While it's perhaps not the graphical powerhouse we would use to showcase our new console to friends and family, WRC 9 on PlayStation 5 runs at a consistently smooth 60 frames-per-second at 4K resolution, and marks a significant improvement over its last-gen underling. However, it's the game's use of the haptic feedback technology provided by DualSense that really takes centre stage here, potentially offering a transformative experience for players who choose to play with a controller.
Project CARS 3 marks a significant departure for the series, abandoning most of its sim heritage in favour of arcade racing. Offering a variety of different cars and tracks, there's plenty of content on offer, making for a fun distraction, but it lacks the excitement we expect from wheel-to-wheel racing. It takes inspiration from all over the place, but it's perhaps most closely aligned with Sony's own DriveClub. It would seem, then, that the PS4 cycle is ending the way it began. We're just not sure we'd pick this over what's come before.
With beautiful environments and plenty to discover, Mortal Shell is a compelling world to explore. After a steep learning curve, its combat is challenging but fascinating, and with a great sense of reward once you master it. It might be a little too similar to Dark Souls in terms of overall tone and style, but it brings enough new ideas functionally to make it stand out from the crowd. Ultimately, this is a great entry into a demanding sub-genre that fans won't want to miss.
Code Vein is a stylish JRPG with an interesting combat system that just falls short in a few areas. Its inspirations are clearly worn on its sleeve, but it brings enough to the table to stand out on its own. This title has promise, and we think the developer could iron it out into a worthy franchise if it's given the chance to make future instalments.
It's fair to say that Ni no Kuni: Wrath of the White Witch didn't really need a remaster at all, but we won't look a gift horse in the mouth, and choice is a good thing. It's undoubtedly nice to have this standout last-generation title running so smoothly on PS4, and it's just so tidy. After all, it's also fair to say that this was and is a truly special game. Far more narratively focused than its sequel, this is a tentpole title for lovers of traditional Japanese role-playing games.
Beat Saber is a thrilling rhythm game that makes ideal use of virtual reality to envelop you in an enthralling tour down the coloured highway, time after time. We suspect it's the kind of game that will resonate with just about anyone, VR sceptic or not, and it's an essential addition to any PlayStation VR owner's library.
Once you get to grips with how it handles, V-Rally 4 is a competent and lightweight arcade-style off-road racer with a fair bit of charm that harkens back to the series' foundations. Aiming for spectacle and variety in design, it looks and feels like a 2018 V-Rally game. However, a shallow and disappointing career mode, irritating music, and a handful of visual and gameplay bugs means you're likely to grow weary in a short space of time.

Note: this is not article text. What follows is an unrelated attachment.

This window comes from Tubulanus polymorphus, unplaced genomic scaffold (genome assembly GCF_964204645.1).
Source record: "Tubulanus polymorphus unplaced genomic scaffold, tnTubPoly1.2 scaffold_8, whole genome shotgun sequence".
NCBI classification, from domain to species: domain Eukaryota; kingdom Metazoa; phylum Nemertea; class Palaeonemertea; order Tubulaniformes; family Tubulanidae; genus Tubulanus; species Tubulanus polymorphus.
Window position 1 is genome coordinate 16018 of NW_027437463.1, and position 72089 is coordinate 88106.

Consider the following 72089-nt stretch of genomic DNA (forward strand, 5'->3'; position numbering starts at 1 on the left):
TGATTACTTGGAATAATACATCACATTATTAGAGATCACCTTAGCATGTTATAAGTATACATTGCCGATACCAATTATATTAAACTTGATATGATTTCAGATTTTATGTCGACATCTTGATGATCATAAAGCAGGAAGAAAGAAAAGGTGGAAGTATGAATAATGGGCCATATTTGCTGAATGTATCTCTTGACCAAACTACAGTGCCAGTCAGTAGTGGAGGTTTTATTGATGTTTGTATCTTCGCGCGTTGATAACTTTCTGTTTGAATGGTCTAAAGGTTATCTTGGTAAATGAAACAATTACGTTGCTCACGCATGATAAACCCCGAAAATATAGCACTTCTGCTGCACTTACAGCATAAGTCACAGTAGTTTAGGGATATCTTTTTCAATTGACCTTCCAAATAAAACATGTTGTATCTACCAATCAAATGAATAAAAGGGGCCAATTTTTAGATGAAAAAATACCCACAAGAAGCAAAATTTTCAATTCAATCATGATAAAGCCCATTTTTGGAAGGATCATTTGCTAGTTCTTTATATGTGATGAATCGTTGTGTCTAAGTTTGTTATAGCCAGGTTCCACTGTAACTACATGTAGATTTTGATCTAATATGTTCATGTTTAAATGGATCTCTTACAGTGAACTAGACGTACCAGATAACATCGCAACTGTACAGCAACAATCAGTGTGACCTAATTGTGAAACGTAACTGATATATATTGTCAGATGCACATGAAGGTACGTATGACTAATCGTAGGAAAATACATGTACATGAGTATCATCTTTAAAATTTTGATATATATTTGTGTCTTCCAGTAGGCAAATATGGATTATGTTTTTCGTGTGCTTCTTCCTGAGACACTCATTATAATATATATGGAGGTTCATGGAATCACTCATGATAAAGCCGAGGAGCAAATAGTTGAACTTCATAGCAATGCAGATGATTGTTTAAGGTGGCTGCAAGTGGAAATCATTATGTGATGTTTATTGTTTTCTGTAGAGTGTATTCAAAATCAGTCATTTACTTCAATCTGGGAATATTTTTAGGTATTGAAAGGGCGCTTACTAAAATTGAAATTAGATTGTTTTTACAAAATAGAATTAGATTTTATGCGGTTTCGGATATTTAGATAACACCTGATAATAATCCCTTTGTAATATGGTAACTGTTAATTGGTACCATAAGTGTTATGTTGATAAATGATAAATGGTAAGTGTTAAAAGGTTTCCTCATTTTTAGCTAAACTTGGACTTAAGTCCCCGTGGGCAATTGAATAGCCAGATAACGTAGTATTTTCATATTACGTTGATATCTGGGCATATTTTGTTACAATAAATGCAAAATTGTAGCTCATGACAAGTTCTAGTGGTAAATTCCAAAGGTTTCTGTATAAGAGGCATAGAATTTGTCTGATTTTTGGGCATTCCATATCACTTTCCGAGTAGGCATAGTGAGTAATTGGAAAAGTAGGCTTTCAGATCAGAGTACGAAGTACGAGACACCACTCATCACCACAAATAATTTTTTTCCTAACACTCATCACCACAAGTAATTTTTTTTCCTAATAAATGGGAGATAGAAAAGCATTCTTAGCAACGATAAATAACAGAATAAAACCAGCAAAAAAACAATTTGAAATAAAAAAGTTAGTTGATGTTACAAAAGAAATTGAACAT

Bridge Constructor Stunts bucks conformity and injects a little pizzazz into proceedings with a more entertaining and liberating play on the series formula. Perhaps a better fit for mobile play, it lacks enough depth to keep console players genuinely engaged, and it's a little reluctant to let you play with the toys. Still, there are a few hours of fun to be had here.
There's little to get here that you can't get from a mobile game, except you wouldn't sit in front of a 55-inch screen to play something like Temple Run. Assault Gunners HD Edition doesn't benefit from being on PS4 at all; if anything, it's worse off. With little to no depth or nuance, Assault Gunners HD Edition is a mindless action game that offers very little in return for your dedicated time in front of the TV.
VRFC is not a good representation of football, but that doesn't mean it's bad. Like the table-top variety, it doesn't need to be accurate to be entertaining, and once you embrace the insanity there's fun to be had. VRFC is flawed and disconnected, but also spontaneous, amusing, challenging, and fun. At this budget price, we can think of worse ways to spend a weekend.
Ultimately, Mulaka succeeds in the story it wishes to tell, but it falls short in two of its primary gameplay tenets: action and adventure. Controls are fiddly, environments a little sparse, and combat inadequate. It excels in using the video game format to widen knowledge of a culture that admittedly many around the world will know very little about, but as a game to interact with, its deficiencies outshine its ideas and make it somewhat forgettable.